These wealth-management products (WMPs) are already big business: as of 2021, outstanding assets was Rmb25.8 trillion ($4 trillion), according to the China Banking Wealth Management Registration and Depository Center, an arm of the China Banking and Insurance Regulatory Commission.
But they exist this way because they are part of China’s shadow banking system. WMPs issued by the big state-owned banks account for the largest product segment.
For many years they were sold with an implicit guarantee of the principle. Retail investors assumed the government would make them whole. Most of the debts in these funds represented local government borrowings tied to real-estate developments – risky assets that governments were eager to pass on to investors.
Banks were happy to participate because it moved risky loans off their balance sheets. This is why the largest banks’ wealth-management departments offer hundreds of fixed-income funds: in ICBC’s case, it has 668 such fixed-income funds available to retail investors as of March 2021, according to website Caixin Global.
Cleaning up wealth management
The central government has long been aware of the systemic risk of the shadow banks. It doesn’t want to see retail investors pour money into high-risk WMPs, especially not when state banks guarantee money back.
In 2018 Beijing passed new rules to ban banks from making such promises. It also set deadlines by which WMPs must be valued based on their net assets, although enforcement has been spotty.
Banks have adjusted their product mix. They are reducing sales of shadow-banking WMPs and selling more standard funds of government bonds, corporate bonds, asset-backed securities, and exchange-traded products.
But they remain focused almost entirely on the fixed-income world, instead of domestic equities or international securities.
The granting of wealth-management licenses to foreign banks is part of Beijing’s strategy to shore up the sector, clean out risky habits, and raise standards.
Enter foreign banks
UBS FS in Shenzhen was the second foreigner allowed to wholly own a funds distribution business. (The first was the local subsidiary of Intesa Sanpaolo of Italy) and the first foreigner to go live.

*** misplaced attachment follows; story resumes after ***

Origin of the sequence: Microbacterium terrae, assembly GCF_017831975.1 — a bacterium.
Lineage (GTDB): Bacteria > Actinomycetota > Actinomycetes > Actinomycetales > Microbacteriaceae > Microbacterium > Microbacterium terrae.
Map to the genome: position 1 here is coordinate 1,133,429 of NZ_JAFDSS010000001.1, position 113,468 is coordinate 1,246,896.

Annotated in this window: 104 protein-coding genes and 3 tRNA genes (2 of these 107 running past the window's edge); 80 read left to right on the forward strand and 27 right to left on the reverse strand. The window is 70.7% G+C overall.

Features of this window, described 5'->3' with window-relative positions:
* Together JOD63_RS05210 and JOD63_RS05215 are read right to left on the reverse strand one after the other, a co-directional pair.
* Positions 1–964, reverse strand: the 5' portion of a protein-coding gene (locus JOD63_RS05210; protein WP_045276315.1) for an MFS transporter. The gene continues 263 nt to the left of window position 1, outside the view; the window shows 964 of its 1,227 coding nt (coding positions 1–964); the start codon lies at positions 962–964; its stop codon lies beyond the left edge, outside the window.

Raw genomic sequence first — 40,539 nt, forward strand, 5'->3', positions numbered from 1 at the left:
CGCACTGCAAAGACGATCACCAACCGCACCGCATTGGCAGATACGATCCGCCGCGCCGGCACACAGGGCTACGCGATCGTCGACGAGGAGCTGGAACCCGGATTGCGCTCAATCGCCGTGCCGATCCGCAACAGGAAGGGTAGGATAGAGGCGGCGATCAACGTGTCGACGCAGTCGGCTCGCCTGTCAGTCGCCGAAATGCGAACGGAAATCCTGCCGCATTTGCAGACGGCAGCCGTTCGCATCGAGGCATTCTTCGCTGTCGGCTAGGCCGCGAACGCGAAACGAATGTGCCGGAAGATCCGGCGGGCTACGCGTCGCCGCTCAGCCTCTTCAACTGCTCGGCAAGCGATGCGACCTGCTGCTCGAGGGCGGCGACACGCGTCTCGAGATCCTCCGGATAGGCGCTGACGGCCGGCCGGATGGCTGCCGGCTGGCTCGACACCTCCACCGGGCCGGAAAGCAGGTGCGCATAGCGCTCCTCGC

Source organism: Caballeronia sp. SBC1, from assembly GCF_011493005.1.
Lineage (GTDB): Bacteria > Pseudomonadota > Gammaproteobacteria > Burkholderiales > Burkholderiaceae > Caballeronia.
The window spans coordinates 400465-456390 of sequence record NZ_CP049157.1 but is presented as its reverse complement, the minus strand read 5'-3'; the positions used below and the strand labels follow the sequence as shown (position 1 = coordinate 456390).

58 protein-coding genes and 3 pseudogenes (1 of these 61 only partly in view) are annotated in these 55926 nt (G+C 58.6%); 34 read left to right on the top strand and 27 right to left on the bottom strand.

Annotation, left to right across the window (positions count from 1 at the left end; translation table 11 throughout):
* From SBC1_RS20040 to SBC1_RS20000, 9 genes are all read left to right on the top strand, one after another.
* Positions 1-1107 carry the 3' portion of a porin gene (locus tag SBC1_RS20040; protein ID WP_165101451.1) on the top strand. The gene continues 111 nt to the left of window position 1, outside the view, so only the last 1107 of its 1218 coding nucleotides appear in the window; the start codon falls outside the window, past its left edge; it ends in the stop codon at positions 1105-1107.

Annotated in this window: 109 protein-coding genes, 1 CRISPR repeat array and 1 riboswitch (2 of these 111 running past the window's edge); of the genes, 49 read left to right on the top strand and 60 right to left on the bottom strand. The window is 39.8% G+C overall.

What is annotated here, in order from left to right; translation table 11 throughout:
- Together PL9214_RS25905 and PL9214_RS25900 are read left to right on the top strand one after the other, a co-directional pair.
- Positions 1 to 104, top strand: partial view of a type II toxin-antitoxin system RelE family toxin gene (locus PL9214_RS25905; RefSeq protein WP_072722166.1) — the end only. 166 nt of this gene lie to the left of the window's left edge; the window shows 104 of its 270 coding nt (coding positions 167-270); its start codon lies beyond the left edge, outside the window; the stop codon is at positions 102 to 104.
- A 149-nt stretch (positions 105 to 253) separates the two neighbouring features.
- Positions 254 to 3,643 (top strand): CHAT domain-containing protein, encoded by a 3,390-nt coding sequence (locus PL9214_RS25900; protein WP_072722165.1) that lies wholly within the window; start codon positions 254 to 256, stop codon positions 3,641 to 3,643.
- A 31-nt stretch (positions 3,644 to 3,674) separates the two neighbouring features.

(Chinese licensing is complicated. UBS (China) Limited, established in 2012, can provide wealth-management services.)
But WE.UBS, as the China digital wealth business is called, does not have the field to itself.
A handful of foreigners were allowed to enter wealth-management joint ventures, including Amundi (with Bank of China) and BlackRock and Temasek (in a three-party venture with China Construction Bank).
Foreign lenders are also moving into digital wealth management. HSBC launched a digital account service in 2020 for retail and private-bank investors. Standard Chartered Bank did too and plans to launch a brokerage firm for top-tier clients. They also offer a broad suite of standard banking products.
Fintech companies are active too, with wealthtech companies offering mobile-friendly platforms using big-data analytics to personalize investment solutions. Some of these are focused on the mass market, such as Ant Financial and Tencent, but some like Lufax, an arm of Ping An Group, aim at the higher end of the market. OneConnect, a Ping An vendor, sells wealth-management-as-a-service solutions to other fintechs and banks.
The biggest users of digital technology are the banks themselves. Most of these are targeting the mass retail market, including the big state banks as well as purely digital banks (Tencent’s WeBank, Alibaba’s MYbank, Baidu’s AiBank) and the digital arms of private commercial banks, such as China CITIC Bank and China Merchants Bank.
China Merchants Bank offers Machine Gene Investment, a robo-advisory for mobile users that uses big data to combine a financial advisory experience with machine-learning algorithms.